I find it kind of funny that these days the Marvel Comics titles that I’m most excited about are the Star Wars books. I mean, I grew up in the 1980s. Of course I love Star Wars. But to be honest, I’ve never been that much of a Star Wars comics fan. But that’s been changing.
Darth Vader #1 was a fine first issue. Not to mention, that this is apparently the first Darth Vader ongoing series. Writer Kieron Gillen puts the Sith lord into a situation where he actually appears to be sympathetic.
The series is set after the events of A New Hope, and Vader’s relationship with the Emperor is strained. After all, the Death Star did just get destroyed. Anyway, after a brow-beating from the Emperor, Vader is off to Tatooine for a meeting with Jabba the Hutt.
These scenes were so well done, with Jabba trying to lure Vader over the infamous trap door. The two have some Empire related business to attend to, but the real importance of the meeting is that Vader needs some bounty hunters (Bobba Fett and an evil Wookie named Black Krrsantan) to:
- Find out who the mysterious young Jedi (Luke Skywalker) is.
- To learn more about the shady new figure that the Emperor has let into his inner circle.
And while on Tatooine, Vader gets to get some anger out by slaying a Tuskan Raider outpost.
As for the art, Salvador Larocca just nails everything. It has the same visual feel as the movies.
I’ll admit; I probably should have been reading Kieron Gillen’s Journey Into Mystery to have a better understanding of what was going on. This volume collects the series’ final arc, which was a cross over with The Mighty Thor. It’s up to Kid Loki and Thor to save everyone, and tie up the loose ends of Gillen’s run on Journey and Matt Fraction’s on The Mighty Thor.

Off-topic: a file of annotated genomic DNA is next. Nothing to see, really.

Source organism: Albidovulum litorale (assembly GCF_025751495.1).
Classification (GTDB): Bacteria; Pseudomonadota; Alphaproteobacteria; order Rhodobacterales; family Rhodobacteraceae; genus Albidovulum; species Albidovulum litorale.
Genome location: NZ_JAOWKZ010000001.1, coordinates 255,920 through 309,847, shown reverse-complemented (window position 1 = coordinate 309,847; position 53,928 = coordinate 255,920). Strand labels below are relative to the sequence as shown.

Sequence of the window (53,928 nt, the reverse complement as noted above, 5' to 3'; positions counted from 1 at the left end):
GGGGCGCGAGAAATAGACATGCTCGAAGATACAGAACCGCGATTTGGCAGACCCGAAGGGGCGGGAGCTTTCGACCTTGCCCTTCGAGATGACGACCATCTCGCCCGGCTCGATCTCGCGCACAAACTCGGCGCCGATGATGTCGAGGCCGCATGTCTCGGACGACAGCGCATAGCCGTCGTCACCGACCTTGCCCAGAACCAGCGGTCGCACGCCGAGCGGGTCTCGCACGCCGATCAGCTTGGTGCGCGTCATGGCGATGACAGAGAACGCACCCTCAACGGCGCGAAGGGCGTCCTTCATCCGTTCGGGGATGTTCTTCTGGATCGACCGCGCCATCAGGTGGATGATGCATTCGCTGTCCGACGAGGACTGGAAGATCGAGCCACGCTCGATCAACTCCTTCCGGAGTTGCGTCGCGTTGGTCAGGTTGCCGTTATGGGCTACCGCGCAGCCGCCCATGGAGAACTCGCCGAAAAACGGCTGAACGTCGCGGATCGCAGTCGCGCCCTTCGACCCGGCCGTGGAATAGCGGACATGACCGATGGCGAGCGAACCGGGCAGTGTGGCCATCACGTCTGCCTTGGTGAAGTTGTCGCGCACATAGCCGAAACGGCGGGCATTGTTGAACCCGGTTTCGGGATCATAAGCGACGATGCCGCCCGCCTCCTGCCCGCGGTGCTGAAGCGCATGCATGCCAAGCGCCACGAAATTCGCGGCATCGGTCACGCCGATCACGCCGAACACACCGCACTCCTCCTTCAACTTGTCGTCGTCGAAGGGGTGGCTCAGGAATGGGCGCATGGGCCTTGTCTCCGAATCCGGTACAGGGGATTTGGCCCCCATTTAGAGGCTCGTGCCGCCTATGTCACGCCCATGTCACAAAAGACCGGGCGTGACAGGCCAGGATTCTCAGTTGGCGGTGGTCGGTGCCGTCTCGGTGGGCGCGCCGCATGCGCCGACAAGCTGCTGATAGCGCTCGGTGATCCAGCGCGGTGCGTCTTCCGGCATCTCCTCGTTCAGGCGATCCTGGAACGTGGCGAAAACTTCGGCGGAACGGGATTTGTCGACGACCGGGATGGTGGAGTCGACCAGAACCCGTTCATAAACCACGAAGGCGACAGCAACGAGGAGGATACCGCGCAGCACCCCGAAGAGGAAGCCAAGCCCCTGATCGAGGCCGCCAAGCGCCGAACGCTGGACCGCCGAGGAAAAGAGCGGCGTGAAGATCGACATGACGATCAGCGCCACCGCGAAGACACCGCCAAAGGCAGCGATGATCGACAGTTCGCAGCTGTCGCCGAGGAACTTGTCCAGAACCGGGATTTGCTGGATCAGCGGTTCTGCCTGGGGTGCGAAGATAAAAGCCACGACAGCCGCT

Unfortunately, I picked this up completely cold. There is a lot of stuff going on that required tons and tons of Googleing to figure out. What happened–or at least what I think happened–was that Kid Loki has been feuding with the spirit of his older self all this time. And as a result, he’s somehow freed the fire demon Surtur. So it is up to him and his older brother Thor to save the universe.
There’s a lot of deception, trickery and flat-out lying between all the characters, as well as allusions to some of the previous plot lines in Journey Into Mystery. All of this really confused me to the point that I still don’t have a clue as to what exactly happened. So I’m going to ask you my reader pals what happened.
What I do feel comfortable talking about was how much I liked Alan Davis’ art on the Thor parts of this. He’s such a great–and underutilized–artist.
But getting back to this, I’m going to say that it’s pretty forgettable unless you have been following the Journey series. If you were a faithful reader of that series, I will give it a hearty recommendation. And if you knew what happened in this, please let me know!
I read the second collected volume of the new Uncanny X-Men and it didn’t really do anything for me. It felt like it was just another X-Men adventure. Cyclops’ team is off to Tabula Rasa, some super evolved civilization from the future that has popped up in Montana, and in turn have to save its inhabitants from certain disaster.
It was like something we’ve seen on Star Trek: The Next Generation a million times over. But writer Kieron Gillen did a few things of note in these issues. He plants some seeds for the Avengers/X-Men feud/crossover, mostly showing the tense relationship that Cyclops and Captain America have as leaders of their respective groups.
Magneto and Psylocke don’t agree about anything philosophically, but there is an underlying respect. Magneto is the only one in this group that knows that Psylocke has been going out on more, um, violent and extreme missions as part of Wolverine’s secret X-Force. There’s also a bit of a weird connection between Namor and Hope Summers, and there is a lot of flirting going on. Things get awkward after poor Namor alludes to having sex with a crayfish-like alien queen and Hope seems both disgusted and jealous as a result. Super weird. I really don’t know what they were getting at and it was just uncomfortable all around.
So how would I rate this? I’ll give this a thumbs in the middle; it’s recommended only for completists or super fans of Gillen.